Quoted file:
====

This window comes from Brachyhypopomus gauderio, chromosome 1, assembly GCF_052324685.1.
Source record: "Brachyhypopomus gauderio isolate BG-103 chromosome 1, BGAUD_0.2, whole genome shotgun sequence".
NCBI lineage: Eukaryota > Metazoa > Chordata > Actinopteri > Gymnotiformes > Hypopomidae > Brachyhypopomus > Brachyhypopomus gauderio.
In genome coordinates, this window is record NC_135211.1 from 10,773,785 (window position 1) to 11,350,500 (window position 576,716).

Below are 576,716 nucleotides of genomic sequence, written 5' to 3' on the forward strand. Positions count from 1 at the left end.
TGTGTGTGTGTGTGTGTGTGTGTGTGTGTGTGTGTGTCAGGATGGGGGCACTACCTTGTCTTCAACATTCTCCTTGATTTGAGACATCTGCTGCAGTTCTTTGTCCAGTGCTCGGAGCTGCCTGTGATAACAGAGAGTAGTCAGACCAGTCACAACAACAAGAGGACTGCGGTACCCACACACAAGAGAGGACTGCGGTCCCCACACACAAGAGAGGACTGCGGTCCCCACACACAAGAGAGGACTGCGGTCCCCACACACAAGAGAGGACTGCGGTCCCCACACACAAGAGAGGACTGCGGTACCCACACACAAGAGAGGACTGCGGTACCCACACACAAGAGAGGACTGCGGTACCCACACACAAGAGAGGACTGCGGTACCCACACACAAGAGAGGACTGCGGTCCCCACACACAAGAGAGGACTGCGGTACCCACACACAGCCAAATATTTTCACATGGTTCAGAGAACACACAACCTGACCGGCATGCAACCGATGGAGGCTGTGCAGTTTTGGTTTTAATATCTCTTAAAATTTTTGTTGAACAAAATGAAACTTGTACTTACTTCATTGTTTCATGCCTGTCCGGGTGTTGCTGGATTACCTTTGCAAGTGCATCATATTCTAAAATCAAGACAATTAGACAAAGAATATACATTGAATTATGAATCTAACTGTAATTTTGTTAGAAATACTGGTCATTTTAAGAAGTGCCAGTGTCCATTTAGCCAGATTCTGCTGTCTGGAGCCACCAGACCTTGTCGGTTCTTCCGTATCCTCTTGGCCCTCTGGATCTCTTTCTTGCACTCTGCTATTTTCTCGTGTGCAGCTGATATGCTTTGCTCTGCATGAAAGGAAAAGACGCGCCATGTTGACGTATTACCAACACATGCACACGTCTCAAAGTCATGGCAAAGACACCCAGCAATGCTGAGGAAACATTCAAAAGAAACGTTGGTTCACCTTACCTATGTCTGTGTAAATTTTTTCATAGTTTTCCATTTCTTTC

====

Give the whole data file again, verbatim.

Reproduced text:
This window comes from Brachyhypopomus gauderio, chromosome 1, assembly GCF_052324685.1.
Source record: "Brachyhypopomus gauderio isolate BG-103 chromosome 1, BGAUD_0.2, whole genome shotgun sequence".
NCBI lineage: Eukaryota > Metazoa > Chordata > Actinopteri > Gymnotiformes > Hypopomidae > Brachyhypopomus > Brachyhypopomus gauderio.
In genome coordinates, this window is record NC_135211.1 from 10,773,785 (window position 1) to 11,350,500 (window position 576,716).

Below are 576,716 nucleotides of genomic sequence, written 5' to 3' on the forward strand. Positions count from 1 at the left end.
TGTGTGTGTGTGTGTGTGTGTGTGTGTGTGTGTGTGTCAGGATGGGGGCACTACCTTGTCTTCAACATTCTCCTTGATTTGAGACATCTGCTGCAGTTCTTTGTCCAGTGCTCGGAGCTGCCTGTGATAACAGAGAGTAGTCAGACCAGTCACAACAACAAGAGGACTGCGGTACCCACACACAAGAGAGGACTGCGGTCCCCACACACAAGAGAGGACTGCGGTCCCCACACACAAGAGAGGACTGCGGTCCCCACACACAAGAGAGGACTGCGGTCCCCACACACAAGAGAGGACTGCGGTACCCACACACAAGAGAGGACTGCGGTACCCACACACAAGAGAGGACTGCGGTACCCACACACAAGAGAGGACTGCGGTACCCACACACAAGAGAGGACTGCGGTCCCCACACACAAGAGAGGACTGCGGTACCCACACACAGCCAAATATTTTCACATGGTTCAGAGAACACACAACCTGACCGGCATGCAACCGATGGAGGCTGTGCAGTTTTGGTTTTAATATCTCTTAAAATTTTTGTTGAACAAAATGAAACTTGTACTTACTTCATTGTTTCATGCCTGTCCGGGTGTTGCTGGATTACCTTTGCAAGTGCATCATATTCTAAAATCAAGACAATTAGACAAAGAATATACATTGAATTATGAATCTAACTGTAATTTTGTTAGAAATACTGGTCATTTTAAGAAGTGCCAGTGTCCATTTAGCCAGATTCTGCTGTCTGGAGCCACCAGACCTTGTCGGTTCTTCCGTATCCTCTTGGCCCTCTGGATCTCTTTCTTGCACTCTGCTATTTTCTCGTGTGCAGCTGATATGCTTTGCTCTGCATGAAAGGAAAAGACGCGCCATGTTGACGTATTACCAACACATGCACACGTCTCAAAGTCATGGCAAAGACACCCAGCAATGCTGAGGAAACATTCAAAAGAAACGTTGGTTCACCTTACCTATGTCTGTGTAAATTTTTTCATAGTTTTCCATTTCTTTC